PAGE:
Another way to use cranberries, this time infused with pumpkin puree. Jam packed with vitamins, bake this healthy treat into the shape of a turkey leg so your pup can get in on the Thanksgiving dinner fun too!
A pup-friendly version of the classic meatball sure to satisfy your pooch. Filled with turkey, cranberries, green beans, and bread crumbs, it’s the perfect mini bite of Thanksgiving rolled up into a tasty treat.
We had to include a pie recipe, since there’s no more fitting time for pie than this time of year. Plus, mini pies and desserts are just too cute not to display with your Thanksgiving spread. Just be sure to mark that these are for dogs (and not humans) because they look good enough for anyone to eat!
Finally, as always, check with your veterinarian before making any changes to your pet’s diet. Keep in mind any allergies your pup may have to certain ingredients, and introduce new foods in small amounts to your pup if they’re trying it for the first time.
Otherwise, have fun and enjoy the Thanksgiving festivities and let us know how your pup liked your homemade treats by leaving a comment below or tagging us on Instagram, Facebook and/or Twitter photo with #benebone.
There’s no doubt that we are full swing into pumpkin season. It’s hard to go into any store without seeing some type of pumpkin spice product. And, while your dog cannot enjoy a yummy PSL (pumpkin spice latte) with you, there are other delicious ways for your dog to enjoy pumpkin this season.
Besides the yummy taste, there are many health benefits for dogs that eat pumpkin. But, before you begin giving your dog some of grandma’s famous pumpkin pie, there are a few things to keep in mind.
Dogs can only eat unsweetened raw or cooked pumpkin. This generally means no human pumpkin snacks.
Canned pumpkin is fine – just as long as it’s organic and does not contain any added sugar!
Dogs can eat both the seeds and/or flesh of a pumpkin. Keep in mind that pumpkins spoil quickly, be sure to inspect your pumpkin carefully.
Always consult your Veterinarian before introducing new foods to your dog.
One of the biggest health benefits pumpkin provides is aiding in upset stomach or diarrhea issues. Pumpkin is rich in soluble fiber and also contains vitamins A, E and C. The soluble fiber aids in absorbing the excess water in your dog’s stool. This fiber also serves as a prebiotic for your dog’s intestines and gut lining, which kickstarts the growth of beneficial bacteria while decreasing the harmful bacteria.
Pumpkin can also help to entice your dog to eat his meals if his upset stomach may be keeping him from eating. Simply add 1 – 2 tablespoons of pureed pumpkin to your dog’s meal. When starting out, it’s best to start with a smaller quantity and work your way up.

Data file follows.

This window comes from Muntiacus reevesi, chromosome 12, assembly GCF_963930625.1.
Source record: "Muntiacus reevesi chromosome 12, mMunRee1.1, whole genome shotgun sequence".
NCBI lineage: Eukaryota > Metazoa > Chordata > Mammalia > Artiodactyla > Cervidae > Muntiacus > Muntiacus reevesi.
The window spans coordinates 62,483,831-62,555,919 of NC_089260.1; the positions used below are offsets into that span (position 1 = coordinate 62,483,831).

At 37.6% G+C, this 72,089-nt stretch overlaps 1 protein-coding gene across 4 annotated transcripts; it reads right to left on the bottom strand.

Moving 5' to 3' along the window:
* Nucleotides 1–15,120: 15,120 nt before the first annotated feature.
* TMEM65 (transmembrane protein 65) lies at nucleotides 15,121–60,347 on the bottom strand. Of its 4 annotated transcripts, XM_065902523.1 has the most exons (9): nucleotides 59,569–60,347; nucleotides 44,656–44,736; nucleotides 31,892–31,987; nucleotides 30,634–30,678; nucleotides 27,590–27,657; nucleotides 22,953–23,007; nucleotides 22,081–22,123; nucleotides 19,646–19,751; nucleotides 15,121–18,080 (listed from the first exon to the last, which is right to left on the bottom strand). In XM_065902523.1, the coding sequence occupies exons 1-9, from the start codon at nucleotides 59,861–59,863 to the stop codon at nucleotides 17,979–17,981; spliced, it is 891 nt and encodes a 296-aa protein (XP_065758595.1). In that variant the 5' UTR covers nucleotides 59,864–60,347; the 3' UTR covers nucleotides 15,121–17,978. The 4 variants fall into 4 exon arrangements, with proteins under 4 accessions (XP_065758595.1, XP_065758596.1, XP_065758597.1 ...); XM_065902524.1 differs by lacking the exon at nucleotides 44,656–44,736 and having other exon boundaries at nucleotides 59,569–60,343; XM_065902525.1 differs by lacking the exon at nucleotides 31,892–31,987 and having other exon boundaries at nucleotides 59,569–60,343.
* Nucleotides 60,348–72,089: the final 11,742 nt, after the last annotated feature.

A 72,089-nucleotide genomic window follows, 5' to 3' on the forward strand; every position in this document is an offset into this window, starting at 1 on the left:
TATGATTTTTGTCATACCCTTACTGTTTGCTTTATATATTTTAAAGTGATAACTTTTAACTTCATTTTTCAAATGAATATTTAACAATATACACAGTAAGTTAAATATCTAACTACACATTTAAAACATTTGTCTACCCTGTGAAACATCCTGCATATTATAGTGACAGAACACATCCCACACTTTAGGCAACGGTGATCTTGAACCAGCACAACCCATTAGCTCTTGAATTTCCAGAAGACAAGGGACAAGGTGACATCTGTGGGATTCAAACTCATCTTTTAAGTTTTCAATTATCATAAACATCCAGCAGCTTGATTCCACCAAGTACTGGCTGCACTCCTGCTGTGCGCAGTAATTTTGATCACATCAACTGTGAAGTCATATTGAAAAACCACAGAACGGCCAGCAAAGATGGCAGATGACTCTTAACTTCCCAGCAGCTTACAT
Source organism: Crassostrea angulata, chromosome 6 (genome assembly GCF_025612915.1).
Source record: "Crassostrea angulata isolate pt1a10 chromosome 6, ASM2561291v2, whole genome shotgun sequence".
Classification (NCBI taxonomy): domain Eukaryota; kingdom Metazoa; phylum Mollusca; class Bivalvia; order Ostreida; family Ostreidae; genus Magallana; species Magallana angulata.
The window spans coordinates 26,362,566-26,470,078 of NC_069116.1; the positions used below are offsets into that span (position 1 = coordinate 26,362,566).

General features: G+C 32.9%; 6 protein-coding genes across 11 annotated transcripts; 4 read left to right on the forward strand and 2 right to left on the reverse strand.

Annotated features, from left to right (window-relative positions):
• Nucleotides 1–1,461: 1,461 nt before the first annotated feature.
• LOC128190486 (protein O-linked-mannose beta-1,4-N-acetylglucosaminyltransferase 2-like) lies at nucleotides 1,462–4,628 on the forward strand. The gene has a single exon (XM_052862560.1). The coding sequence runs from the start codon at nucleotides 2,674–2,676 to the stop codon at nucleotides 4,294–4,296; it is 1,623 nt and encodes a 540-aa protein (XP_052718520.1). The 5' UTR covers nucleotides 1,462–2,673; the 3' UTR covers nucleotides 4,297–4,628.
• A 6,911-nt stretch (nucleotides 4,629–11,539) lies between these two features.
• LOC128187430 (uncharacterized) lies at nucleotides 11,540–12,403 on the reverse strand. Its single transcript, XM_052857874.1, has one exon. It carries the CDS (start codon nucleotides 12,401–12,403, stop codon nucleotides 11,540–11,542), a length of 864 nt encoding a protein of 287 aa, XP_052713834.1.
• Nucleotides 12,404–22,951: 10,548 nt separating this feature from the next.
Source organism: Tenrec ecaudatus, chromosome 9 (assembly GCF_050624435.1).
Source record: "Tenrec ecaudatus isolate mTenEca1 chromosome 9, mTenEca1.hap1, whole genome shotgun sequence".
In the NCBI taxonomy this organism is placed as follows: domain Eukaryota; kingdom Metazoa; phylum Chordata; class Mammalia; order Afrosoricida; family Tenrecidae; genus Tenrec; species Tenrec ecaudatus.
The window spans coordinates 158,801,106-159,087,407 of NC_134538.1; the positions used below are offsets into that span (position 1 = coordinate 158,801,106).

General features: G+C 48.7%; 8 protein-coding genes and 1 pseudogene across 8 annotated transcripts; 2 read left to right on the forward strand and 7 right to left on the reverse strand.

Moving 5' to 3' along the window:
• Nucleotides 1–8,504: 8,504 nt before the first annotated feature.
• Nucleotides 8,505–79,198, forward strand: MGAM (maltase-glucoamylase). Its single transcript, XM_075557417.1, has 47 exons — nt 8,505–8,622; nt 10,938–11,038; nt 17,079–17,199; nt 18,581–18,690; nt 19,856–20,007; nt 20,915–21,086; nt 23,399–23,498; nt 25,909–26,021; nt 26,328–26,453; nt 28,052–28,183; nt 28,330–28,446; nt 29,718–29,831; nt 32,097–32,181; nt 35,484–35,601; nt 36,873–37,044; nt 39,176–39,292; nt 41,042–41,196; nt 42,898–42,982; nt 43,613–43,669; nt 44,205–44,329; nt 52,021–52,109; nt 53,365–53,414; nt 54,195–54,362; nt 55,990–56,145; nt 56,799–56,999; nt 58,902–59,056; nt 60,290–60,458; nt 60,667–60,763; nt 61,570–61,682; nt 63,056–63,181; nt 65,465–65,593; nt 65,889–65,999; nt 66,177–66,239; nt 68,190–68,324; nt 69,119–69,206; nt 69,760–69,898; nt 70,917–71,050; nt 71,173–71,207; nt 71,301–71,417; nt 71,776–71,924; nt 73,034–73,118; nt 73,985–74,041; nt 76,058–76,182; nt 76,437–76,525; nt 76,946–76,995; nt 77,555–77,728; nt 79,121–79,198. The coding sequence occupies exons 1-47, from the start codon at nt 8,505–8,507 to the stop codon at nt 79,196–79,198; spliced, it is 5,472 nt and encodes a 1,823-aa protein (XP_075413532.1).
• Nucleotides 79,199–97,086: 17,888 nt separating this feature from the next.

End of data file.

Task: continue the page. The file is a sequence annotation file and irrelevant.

Hopefully, your dog is happy and healthy! In which case, pumpkin is still a great addition to your dog’s diet. Pumpkin isn’t just for “sick” dogs, there are different ways you can (and should) give your healthy dog pumpkin.
The easiest way to provide your dog with pumpkin is by buying premade treats. During this time of year, there are an abundance of pumpkin dog treats, just as there are for humans. Not a fan of premade treats? Grab a fresh pumpkin and you can make your own dog treats.
When making your own fresh pumpkin treats, don’t throw out those seeds. Not only do pumpkin seeds make a great treat for dogs, but they also help aid against worms in your dog’s intestinal tract. Pumpkin seeds contain cucurbitin, an amino acid, that stops any worms from progressing and eliminates them.
When feeding pumpkin seeds, you will want to get them fresh or untreated. Often, the grocery store pumpkin seeds come pre-salted, which you want to avoid. If your dog doesn’t want to eat them raw, try roasting them with some coconut oil – this will also help to prolong the seeds shelf life. It’s as easy as putting the pumpkin seeds onto a baking sheet and baking them for 10 – 15 minutes at 300 degrees Fahrenheit.
If you have a picky eater that doesn’t want to eat the pumpkin seeds whole, try grinding them to a salt like texture and sprinkle on your dog’s meal.
If your dog already gets enough treats, try steaming some fresh cut pumpkin and adding it to your dog’s dinner. Cut your pumpkin into small cubes, add some water to your steamer and let your pumpkin cook for about 10 – 12 minutes. Let the pumpkin pieces cool and serve.
Whichever way you give your dog pumpkin is up to you! It may take some trial and error to see what your dog prefers. But, you can rest assured that not only is pumpkin safe for your dog – it’s healthy too!
We’d love to hear how you feed pumpkin to your dog. Let us know in the comments below or share a photo of your dog with his pumpkin on our social media pages. Tag us on Instagram, Facebook or Twitter with #Benebone so we can see your pumpkin treats or meals.